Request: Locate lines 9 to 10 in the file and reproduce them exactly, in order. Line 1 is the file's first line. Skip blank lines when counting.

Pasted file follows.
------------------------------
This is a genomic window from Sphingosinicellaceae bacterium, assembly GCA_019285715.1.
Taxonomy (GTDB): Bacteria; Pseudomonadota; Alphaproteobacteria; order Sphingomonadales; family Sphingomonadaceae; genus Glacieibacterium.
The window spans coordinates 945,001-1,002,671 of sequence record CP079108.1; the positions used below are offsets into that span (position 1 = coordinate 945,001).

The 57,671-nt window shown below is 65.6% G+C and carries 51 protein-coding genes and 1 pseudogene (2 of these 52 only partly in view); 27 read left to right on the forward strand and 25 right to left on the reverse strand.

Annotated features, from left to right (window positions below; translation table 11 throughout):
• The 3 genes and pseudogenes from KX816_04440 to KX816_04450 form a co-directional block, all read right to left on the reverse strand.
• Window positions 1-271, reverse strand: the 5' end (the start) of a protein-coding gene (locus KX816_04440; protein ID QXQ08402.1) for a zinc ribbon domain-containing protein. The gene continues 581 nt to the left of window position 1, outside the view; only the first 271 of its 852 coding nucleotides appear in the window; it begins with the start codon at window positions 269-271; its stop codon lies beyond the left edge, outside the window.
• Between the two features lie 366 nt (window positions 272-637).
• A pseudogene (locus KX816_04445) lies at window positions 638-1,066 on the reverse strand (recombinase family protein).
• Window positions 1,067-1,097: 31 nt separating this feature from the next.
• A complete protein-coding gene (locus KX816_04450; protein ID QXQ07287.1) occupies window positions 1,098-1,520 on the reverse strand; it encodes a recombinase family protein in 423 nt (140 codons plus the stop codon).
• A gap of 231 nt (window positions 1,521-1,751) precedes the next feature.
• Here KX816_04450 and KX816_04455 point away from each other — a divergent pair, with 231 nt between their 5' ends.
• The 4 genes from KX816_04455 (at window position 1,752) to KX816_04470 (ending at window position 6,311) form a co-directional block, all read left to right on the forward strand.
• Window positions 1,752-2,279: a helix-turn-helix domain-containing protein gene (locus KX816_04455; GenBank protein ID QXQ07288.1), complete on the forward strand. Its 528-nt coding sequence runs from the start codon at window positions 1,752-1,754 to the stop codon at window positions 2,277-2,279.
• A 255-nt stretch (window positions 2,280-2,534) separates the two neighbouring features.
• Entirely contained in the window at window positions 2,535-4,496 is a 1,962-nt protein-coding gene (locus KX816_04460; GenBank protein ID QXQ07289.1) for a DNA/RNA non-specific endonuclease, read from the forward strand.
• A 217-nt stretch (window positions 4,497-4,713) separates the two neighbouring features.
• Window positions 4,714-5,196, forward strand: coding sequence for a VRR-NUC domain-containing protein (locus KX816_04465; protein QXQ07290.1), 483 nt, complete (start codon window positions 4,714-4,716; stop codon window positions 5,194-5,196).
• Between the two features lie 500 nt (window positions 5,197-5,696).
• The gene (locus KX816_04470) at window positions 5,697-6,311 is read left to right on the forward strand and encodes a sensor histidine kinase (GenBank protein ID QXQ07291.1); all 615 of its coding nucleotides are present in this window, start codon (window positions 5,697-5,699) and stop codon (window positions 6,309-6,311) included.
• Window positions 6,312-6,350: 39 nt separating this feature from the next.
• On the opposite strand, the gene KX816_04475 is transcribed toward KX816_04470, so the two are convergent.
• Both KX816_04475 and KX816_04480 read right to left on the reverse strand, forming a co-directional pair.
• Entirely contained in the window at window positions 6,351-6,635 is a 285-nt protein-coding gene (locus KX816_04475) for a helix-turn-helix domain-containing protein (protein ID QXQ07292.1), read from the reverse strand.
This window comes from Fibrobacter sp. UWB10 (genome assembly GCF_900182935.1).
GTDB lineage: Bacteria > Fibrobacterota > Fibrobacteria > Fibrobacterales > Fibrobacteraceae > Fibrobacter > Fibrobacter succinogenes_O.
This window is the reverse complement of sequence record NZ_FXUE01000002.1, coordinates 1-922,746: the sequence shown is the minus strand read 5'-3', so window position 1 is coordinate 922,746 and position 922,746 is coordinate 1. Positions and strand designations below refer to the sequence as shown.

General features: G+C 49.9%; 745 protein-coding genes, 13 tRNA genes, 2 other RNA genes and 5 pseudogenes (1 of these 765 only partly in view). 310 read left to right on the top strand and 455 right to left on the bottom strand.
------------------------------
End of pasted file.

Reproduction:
• A pseudogene (locus KX816_04445) lies at window positions 638-1,066 on the reverse strand (recombinase family protein).
• Window positions 1,067-1,097: 31 nt separating this feature from the next.